Diagenode

Toxoplasma gondii Chromodomain Protein 1 Binds to Heterochromatin and Colocalises with Centromeres and Telomeres at the Nuclear Periphery


Gissot M, Walker R, Delhaye S, Huot L, Hot D, Tomavo S

Background Apicomplexan parasites are responsible for some of the most deadly parasitic diseases afflicting humans, including malaria and toxoplasmosis. These obligate intracellular parasites exhibit a complex life cycle and a coordinated cell cycle-dependant expression program. Their cell division is a coordinated multistep process. How this complex mechanism is organised remains poorly understood. Methods and Findings In this study, we provide evidence for a link between heterochromatin, cell division and the compartmentalisation of the nucleus in Toxoplasma gondii. We characterised a T. gondii chromodomain containing protein (named TgChromo1) that specifically binds to heterochromatin. Using ChIP-on-chip on a genome-wide scale, we report TgChromo1 enrichment at the peri-centromeric chromatin. In addition, we demonstrate that TgChromo1 is cell-cycle regulated and co-localised with markers of the centrocone. Through the loci-specific FISH technique for T. gondii, we confirmed that TgChromo1 occupies the same nuclear localisation as the peri-centromeric sequences. Conclusion We propose that TgChromo1 may play a role in the sequestration of chromosomes at the nuclear periphery and in the process of T. gondii cell division.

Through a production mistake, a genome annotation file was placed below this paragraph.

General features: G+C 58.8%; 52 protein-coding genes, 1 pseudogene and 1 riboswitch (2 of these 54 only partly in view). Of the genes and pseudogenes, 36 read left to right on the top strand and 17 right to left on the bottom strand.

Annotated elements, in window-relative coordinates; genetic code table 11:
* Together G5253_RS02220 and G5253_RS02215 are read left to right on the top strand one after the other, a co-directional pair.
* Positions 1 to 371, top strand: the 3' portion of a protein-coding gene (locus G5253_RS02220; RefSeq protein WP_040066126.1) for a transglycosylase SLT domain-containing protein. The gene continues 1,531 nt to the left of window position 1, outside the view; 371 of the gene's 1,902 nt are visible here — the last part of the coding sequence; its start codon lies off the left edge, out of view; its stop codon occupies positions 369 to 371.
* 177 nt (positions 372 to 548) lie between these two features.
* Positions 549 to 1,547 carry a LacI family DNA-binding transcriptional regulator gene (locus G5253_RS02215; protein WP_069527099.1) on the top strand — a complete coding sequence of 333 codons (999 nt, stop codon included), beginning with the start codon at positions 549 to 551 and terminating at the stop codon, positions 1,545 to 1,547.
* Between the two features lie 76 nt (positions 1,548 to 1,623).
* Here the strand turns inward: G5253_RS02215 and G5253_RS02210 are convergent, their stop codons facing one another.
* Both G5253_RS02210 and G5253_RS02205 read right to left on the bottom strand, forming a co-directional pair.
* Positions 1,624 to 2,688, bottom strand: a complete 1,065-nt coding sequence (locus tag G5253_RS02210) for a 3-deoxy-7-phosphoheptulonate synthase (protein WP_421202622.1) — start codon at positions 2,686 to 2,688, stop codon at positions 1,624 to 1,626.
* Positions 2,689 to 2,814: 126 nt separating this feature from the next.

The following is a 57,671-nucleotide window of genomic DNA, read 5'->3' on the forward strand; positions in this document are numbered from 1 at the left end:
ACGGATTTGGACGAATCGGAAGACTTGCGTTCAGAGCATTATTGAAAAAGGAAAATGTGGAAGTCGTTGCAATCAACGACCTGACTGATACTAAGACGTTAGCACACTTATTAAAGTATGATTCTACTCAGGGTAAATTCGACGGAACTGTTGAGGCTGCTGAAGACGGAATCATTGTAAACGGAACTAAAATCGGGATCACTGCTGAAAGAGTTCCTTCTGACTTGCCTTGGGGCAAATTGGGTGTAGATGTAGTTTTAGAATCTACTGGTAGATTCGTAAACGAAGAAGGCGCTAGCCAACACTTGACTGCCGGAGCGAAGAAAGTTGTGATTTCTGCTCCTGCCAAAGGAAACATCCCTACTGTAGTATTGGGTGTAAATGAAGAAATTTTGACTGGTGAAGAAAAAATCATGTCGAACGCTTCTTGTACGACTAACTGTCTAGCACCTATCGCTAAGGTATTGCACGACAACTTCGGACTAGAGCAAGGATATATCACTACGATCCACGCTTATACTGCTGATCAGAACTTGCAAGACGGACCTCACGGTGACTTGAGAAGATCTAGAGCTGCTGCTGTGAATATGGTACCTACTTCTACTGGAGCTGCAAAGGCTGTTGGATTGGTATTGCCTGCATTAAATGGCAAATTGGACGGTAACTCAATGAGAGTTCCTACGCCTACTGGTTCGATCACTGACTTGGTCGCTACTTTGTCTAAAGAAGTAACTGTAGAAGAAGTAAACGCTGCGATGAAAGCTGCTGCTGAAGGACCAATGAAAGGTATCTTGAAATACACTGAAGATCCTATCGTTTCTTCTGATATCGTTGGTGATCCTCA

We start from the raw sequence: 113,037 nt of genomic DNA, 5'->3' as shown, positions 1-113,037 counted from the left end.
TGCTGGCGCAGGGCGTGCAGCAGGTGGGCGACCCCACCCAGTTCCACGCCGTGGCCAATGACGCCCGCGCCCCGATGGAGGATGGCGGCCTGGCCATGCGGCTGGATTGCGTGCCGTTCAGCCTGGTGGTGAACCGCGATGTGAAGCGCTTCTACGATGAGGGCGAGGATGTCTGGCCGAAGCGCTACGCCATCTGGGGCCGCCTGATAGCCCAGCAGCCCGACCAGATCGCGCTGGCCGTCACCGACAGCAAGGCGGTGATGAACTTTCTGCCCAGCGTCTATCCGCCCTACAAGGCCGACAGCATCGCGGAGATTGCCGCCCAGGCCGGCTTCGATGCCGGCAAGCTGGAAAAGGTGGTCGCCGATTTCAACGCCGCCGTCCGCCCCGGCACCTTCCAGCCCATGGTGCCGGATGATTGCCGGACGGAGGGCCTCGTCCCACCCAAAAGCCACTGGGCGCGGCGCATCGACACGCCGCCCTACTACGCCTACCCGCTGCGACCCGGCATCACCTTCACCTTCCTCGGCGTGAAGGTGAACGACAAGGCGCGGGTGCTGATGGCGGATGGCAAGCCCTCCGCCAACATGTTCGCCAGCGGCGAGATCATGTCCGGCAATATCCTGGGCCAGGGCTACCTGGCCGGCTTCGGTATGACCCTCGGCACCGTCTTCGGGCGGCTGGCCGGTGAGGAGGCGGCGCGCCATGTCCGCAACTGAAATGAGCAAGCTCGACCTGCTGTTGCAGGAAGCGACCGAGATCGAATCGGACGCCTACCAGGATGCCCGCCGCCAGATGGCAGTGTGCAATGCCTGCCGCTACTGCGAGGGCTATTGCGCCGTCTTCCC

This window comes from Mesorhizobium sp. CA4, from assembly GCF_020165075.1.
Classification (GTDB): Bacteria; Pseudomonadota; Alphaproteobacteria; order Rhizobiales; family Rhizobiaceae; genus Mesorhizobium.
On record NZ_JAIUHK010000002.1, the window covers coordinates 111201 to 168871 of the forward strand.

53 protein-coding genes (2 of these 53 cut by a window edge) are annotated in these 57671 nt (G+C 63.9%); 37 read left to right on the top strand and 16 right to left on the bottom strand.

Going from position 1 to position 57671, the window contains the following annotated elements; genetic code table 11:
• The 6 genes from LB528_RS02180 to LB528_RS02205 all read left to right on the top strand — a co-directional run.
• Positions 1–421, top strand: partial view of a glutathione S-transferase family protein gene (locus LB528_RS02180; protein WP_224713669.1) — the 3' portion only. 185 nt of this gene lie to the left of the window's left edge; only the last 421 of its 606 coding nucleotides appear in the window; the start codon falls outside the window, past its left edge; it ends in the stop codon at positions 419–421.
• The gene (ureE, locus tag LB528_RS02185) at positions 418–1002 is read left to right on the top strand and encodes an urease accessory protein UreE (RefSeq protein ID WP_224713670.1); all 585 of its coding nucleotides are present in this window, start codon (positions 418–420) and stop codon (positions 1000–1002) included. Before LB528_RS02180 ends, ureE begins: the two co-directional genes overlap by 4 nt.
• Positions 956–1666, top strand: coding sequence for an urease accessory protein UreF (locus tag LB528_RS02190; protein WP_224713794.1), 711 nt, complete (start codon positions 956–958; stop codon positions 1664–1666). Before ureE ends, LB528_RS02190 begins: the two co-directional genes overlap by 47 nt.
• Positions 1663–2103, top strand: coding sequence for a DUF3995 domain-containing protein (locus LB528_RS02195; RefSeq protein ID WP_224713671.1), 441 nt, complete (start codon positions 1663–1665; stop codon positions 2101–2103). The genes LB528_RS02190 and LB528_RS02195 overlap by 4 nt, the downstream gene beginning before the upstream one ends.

Share this article

Published
March, 2012

Source

Events

 See all events

Twitter feed

News

 See all news